As the health service barrels towards the end of the toughest financial year yet in its toughest decade ever, efforts to save the Department of Health from blowing its budget are looking ever more desperate.

The latest such move is eye-catching. Earlier this month, a letter went out from NHS England, Monitor and the NHS Trust Development Authority advising that all fines imposed on providers for missed performance targets must be used to prop up the department’s bottom line.

It is hard to interpret these moves as anything other than a trade-off of finance against quality

Using fines to punish poor performance has always been controversial – if a hospital is struggling to hit targets, critics argue, depriving it of income is unlikely to help. For this reason, official guidance has long been that commissioners should seek to use fines income to address the causes of poor performance. Dictating that the money should instead go unspent, in order to reduce provider deficits or increase commissioner underspends, breaks that link completely.

It is hard to interpret it as anything other than a direct trade-off of finance against quality.

What impact this will in fact have on finances or performance is hard to guess – providers have often complained that the way fines are reinvested is less than transparent.

What is more worrying is the message it sends to the system about the priority now being accorded to very short-term financial performance.

This intervention came just days after another letter – issued by Monitor and the TDA on a Friday evening – warning that the regulators would be meeting challenged providers in January to agree urgent actions “including headcount reduction” to improve financial positions. The message came with a list of last-minute moves trusts might like to take to support the 2015-16 position, ranging from further delays to capital investment, to shaking the balance sheet for every last pound of income that could be reported this year within the bounds of reason. Few of these tricks will do anything to improve the underlying financial health of providers.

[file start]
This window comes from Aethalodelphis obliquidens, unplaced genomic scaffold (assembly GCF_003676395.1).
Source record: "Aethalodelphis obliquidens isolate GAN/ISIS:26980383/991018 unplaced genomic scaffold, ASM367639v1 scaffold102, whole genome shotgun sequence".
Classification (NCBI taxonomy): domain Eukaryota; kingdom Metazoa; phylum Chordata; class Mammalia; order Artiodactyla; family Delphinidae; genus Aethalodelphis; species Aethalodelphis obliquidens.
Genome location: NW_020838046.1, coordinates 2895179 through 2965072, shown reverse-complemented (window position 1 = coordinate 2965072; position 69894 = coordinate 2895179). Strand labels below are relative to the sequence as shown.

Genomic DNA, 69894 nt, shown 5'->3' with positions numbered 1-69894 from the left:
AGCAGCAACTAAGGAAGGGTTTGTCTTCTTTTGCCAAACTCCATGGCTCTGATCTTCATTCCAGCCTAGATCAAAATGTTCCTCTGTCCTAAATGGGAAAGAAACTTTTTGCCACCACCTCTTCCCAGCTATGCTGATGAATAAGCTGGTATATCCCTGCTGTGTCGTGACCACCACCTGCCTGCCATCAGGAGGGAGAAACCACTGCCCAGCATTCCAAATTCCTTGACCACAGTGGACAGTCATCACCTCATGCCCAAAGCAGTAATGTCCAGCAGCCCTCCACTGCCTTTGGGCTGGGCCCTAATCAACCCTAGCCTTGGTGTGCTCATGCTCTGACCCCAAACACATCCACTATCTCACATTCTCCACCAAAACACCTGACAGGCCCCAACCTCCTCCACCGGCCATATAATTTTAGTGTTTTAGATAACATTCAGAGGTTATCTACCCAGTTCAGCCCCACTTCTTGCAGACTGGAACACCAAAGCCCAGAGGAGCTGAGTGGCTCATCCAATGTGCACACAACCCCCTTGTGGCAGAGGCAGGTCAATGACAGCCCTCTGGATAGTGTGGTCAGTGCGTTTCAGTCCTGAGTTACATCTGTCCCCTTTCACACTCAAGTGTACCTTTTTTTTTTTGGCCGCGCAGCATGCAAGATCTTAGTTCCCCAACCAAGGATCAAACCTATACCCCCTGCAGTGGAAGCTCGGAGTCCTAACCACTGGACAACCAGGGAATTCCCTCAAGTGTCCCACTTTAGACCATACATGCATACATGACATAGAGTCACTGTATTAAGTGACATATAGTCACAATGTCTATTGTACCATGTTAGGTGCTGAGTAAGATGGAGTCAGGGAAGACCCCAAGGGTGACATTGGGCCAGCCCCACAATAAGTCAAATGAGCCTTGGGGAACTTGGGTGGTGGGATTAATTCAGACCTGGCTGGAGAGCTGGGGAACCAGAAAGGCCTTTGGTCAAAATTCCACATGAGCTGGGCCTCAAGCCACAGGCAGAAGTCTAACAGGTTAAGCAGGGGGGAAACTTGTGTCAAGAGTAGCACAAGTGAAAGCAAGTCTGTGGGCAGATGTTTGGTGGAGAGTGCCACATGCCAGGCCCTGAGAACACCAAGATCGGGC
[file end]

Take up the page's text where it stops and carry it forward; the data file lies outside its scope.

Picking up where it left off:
For trusts, all of this effort is focussed on getting the provider side deficit for 2015-16 down to a reported figure of £1.8bn. The underlying gap will be significantly bigger. As NHS Improvement chief executive Jim Mackey told the public accounts committee last week, the sector’s deficit “looks like it is heading towards £2.5bn or perhaps even north of that” but capital-to-revenue transfers and “accounting adjustments” will kick in before April to bring the number down.

These measures won’t change the scale of the underlying financial problems the NHS carries into next year.

Added to the Friday evening missive was a parallel push to get providers quickly signed up to financial targets that would deliver overall balance for the sector in 2016-17. Providers were given until 8 February to agree next year’s “control totals” in order to secure their share of NHS England’s £1.8bn deficit support fund. The push for such a commitment – at a stage when 2016-17 plans are still in draft and local negotiations at an early stage – has raised provider and commissioner concerns.

Overspending has seen many NHS organisations stripped of autonomy, a similar process is unfolding in Whitehall

This level of arm-twisting sits uneasily with recent promises from the centre that providers will see a new focus on support and improvement from central bodies in 2016-17 – as does the recent DH announcement that trusts could see their “entire board suspended” if they fail to “balance their books without compromising patient care”.

It appears what we’re seeing is a tension between the desire, sincerely felt by many in central bodies, to give providers a “realistic ask” in 2016-17, and the new Treasury influence on NHS affairs in the wake of the spending review. As King’s Fund policy director Richard Murray wrote on last week, Treasury controls built into the DH’s settlement could be interpreted as a kind of “special measures”. Just as overspending has seen many NHS organisations stripped of treasured autonomy, a similar process is now unfolding in Whitehall.